For years, companies have used digital supply chain technologies to improve service levels and reduce costs. But the inability to connect disparate systems, provide end-to-end visibility into the supply chain, and crunch massive amounts of data, among other issues, has prevented many companies from achieving the full potential of their supply chains. Now, thanks to the wide availability and adoption of much more powerful digital technologies, including advanced analytics and cloud-based solutions, companies are generating dramatically better returns on their investments.
Despite investing significant time and money in current commerce solutions, the majority of marketers and IT professionals surveyed aren't confident in their capabilities. Nearly one third (30 percent) of brands in both B2B and B2C industries spent more than $2m for their current commerce site, and 44 percent say it took longer than a year to implement, according to the 2016 State of Digital Commerce Report from e-commerce solution provider CloudCraze.
Analyst Insight: The distribution center is taking on greater importance as a driver of growth and profitability. Top companies are investing in distribution operations to drive competitive advantage and gain market share. Many are leveraging today's technology to prepare for the distribution center of the future. But there is a next wave of technologies on the horizon - from wearables to mobile manufacturing to the Internet of Things. And the tipping point for these technologies is near. - Nikko Pianetto, Group VP of Integrated Technology Solutions, Fortna Inc.
Analyst Insight: The highly competitive pharmaceutical industry is innovating rapidly to meet the changing needs of an aging U.S. population. More than 10,000 baby boomers are turning 65 every day, a pattern that will continue for at least 14 years and equating to over 50 million by the year 2029. As such, how and where consumers obtain and receive pharmaceuticals will change, and logistics will be a driving force behind these movements. -- Kim McQuilken, Chief Operating Officer, Spend Management Experts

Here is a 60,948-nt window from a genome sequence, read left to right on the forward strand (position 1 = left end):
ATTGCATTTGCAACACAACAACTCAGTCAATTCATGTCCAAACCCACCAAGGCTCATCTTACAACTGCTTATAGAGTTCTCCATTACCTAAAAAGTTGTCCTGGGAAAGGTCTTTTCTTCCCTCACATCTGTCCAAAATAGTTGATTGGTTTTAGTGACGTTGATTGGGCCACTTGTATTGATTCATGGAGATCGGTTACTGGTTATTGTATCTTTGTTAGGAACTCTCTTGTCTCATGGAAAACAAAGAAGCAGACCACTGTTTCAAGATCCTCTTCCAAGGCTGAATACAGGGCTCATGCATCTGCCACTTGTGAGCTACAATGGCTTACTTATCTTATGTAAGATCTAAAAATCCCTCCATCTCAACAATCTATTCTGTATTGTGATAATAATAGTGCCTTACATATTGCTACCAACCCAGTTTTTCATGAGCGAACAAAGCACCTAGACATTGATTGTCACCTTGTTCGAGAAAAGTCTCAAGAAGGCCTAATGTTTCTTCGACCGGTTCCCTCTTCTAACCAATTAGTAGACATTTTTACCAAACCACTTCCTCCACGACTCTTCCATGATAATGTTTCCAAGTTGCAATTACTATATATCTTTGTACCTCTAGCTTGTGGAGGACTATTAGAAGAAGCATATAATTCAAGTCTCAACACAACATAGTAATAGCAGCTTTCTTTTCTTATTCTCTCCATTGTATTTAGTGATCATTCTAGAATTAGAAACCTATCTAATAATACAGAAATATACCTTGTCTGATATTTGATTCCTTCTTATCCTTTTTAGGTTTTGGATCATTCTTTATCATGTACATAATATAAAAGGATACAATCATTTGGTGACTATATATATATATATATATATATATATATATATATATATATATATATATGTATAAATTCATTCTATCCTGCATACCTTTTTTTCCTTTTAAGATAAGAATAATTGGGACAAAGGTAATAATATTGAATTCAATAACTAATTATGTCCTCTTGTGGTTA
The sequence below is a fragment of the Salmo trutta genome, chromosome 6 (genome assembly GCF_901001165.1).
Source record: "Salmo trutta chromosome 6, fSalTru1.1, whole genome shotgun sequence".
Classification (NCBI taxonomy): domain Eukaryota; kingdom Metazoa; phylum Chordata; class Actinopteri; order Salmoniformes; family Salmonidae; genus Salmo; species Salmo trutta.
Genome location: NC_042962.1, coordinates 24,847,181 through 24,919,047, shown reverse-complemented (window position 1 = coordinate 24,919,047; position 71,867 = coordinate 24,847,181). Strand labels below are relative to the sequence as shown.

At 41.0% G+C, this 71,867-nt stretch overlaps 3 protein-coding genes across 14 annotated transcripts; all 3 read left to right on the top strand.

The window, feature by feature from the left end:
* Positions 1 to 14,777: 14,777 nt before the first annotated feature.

Analyst Insight: The past few years have seen IT systems moving away from advances in individual functionality to interoperability with complementary systems. Also, there's been a greater emphasis on "democratization" of applications - improving accessibility through cloud-based architectures, mobile computing, lower pricing models and improved user interfaces. We have also seen end products themselves becoming ever smarter through embedded software, making them able to react to their environment and transmit information back to supporting systems.
-- Tony Christian, Director, Cambashi
Analyst Insight: The connected nature of today's business environment is driving exponential growth in data, which is subsequently driving improvements in advanced analytic capabilities and the opportunity to leverage advanced analytics in manufacturing processes. For industrial manufacturing firms, capturing real-time data relative to asset performance and condition enables predictive maintenance and helps to realize productivity improvements and cost savings by reducing unscheduled downtime and optimizing asset performance. - John Santagate, Research Manager, IDC
Analyst Insight: The growth of IoT (the Internet of Things) will impact supply chains dramatically in the long run. Increasingly instrumented and connected manufacturing plants, warehouses, vehicles, and the products themselves will provide very precise, real-time 'X-ray vision' into what is happening in the plant, on the road, and in the field. - Bill McBeath, Chief Research Officer, ChainLink Research
Analyst Insight: Not only is the supply chain market in the cloud growing, but a growing element in the portfolio is the supply chain network. Today, supply chain processes that call for collaboration such as transportation management, track and trace and procurement rely on the cloud to get the job done. But the supply chain network is a unique approach that facilitates complex multi-party supply chain processes and transactions. - Ann Grackin, CEO, ChainLink Research
Analyst Insight: Digital business creates new opportunities for consumer packaged goods companies to transact directly to their end consumers. Digital business is information-enabled business that employs an abundance of new information in ways that better service customers. Bottom-line digital business offers the potential to transform the way that CPG companies interact with and serve their customers allowing them to create new operating models that tighten the bonds with their end consumer, which has the potential to transmogrify the CPG industry. - Dwight Klappich, Vice President, Supply Chain Research, Gartner